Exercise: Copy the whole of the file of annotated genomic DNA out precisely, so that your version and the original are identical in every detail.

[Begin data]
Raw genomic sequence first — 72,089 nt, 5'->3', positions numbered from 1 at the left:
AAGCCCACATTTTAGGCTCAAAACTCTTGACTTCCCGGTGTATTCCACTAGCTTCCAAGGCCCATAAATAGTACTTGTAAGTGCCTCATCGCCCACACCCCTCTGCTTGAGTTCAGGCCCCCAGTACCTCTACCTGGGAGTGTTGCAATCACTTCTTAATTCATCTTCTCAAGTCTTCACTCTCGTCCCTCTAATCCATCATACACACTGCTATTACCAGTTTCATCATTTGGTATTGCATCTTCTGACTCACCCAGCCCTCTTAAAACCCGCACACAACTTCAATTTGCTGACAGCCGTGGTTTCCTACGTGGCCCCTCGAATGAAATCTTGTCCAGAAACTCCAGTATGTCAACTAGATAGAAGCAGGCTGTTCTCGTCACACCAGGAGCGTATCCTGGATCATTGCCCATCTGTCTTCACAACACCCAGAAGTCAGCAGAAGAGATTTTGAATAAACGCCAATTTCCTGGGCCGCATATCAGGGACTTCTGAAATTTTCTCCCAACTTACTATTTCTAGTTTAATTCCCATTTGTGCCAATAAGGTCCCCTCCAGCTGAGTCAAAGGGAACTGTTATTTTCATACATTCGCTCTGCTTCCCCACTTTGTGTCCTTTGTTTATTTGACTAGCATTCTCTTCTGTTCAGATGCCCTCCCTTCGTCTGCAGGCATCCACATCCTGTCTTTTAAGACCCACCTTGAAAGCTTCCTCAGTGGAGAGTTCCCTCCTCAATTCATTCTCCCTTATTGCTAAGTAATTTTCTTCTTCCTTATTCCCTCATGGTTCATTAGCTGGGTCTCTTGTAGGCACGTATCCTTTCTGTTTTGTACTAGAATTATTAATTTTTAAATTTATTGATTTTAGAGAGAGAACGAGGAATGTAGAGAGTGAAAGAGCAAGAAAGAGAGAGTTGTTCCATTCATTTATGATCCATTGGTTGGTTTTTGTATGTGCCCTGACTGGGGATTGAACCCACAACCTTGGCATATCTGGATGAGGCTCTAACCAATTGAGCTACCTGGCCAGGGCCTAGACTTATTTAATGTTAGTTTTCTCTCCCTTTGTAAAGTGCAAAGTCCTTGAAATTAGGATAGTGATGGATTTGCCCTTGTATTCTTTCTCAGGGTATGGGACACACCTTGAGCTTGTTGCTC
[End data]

Raw genomic sequence first — 72,089 nt, 5'->3', positions numbered from 1 at the left:
AAGCCCACATTTTAGGCTCAAAACTCTTGACTTCCCGGTGTATTCCACTAGCTTCCAAGGCCCATAAATAGTACTTGTAAGTGCCTCATCGCCCACACCCCTCTGCTTGAGTTCAGGCCCCCAGTACCTCTACCTGGGAGTGTTGCAATCACTTCTTAATTCATCTTCTCAAGTCTTCACTCTCGTCCCTCTAATCCATCATACACACTGCTATTACCAGTTTCATCATTTGGTATTGCATCTTCTGACTCACCCAGCCCTCTTAAAACCCGCACACAACTTCAATTTGCTGACAGCCGTGGTTTCCTACGTGGCCCCTCGAATGAAATCTTGTCCAGAAACTCCAGTATGTCAACTAGATAGAAGCAGGCTGTTCTCGTCACACCAGGAGCGTATCCTGGATCATTGCCCATCTGTCTTCACAACACCCAGAAGTCAGCAGAAGAGATTTTGAATAAACGCCAATTTCCTGGGCCGCATATCAGGGACTTCTGAAATTTTCTCCCAACTTACTATTTCTAGTTTAATTCCCATTTGTGCCAATAAGGTCCCCTCCAGCTGAGTCAAAGGGAACTGTTATTTTCATACATTCGCTCTGCTTCCCCACTTTGTGTCCTTTGTTTATTTGACTAGCATTCTCTTCTGTTCAGATGCCCTCCCTTCGTCTGCAGGCATCCACATCCTGTCTTTTAAGACCCACCTTGAAAGCTTCCTCAGTGGAGAGTTCCCTCCTCAATTCATTCTCCCTTATTGCTAAGTAATTTTCTTCTTCCTTATTCCCTCATGGTTCATTAGCTGGGTCTCTTGTAGGCACGTATCCTTTCTGTTTTGTACTAGAATTATTAATTTTTAAATTTATTGATTTTAGAGAGAGAACGAGGAATGTAGAGAGTGAAAGAGCAAGAAAGAGAGAGTTGTTCCATTCATTTATGATCCATTGGTTGGTTTTTGTATGTGCCCTGACTGGGGATTGAACCCACAACCTTGGCATATCTGGATGAGGCTCTAACCAATTGAGCTACCTGGCCAGGGCCTAGACTTATTTAATGTTAGTTTTCTCTCCCTTTGTAAAGTGCAAAGTCCTTGAAATTAGGATAGTGATGGATTTGCCCTTGTATTCTTTCTCAGGGTATGGGACACACCTTGAGCTTGTTGCTC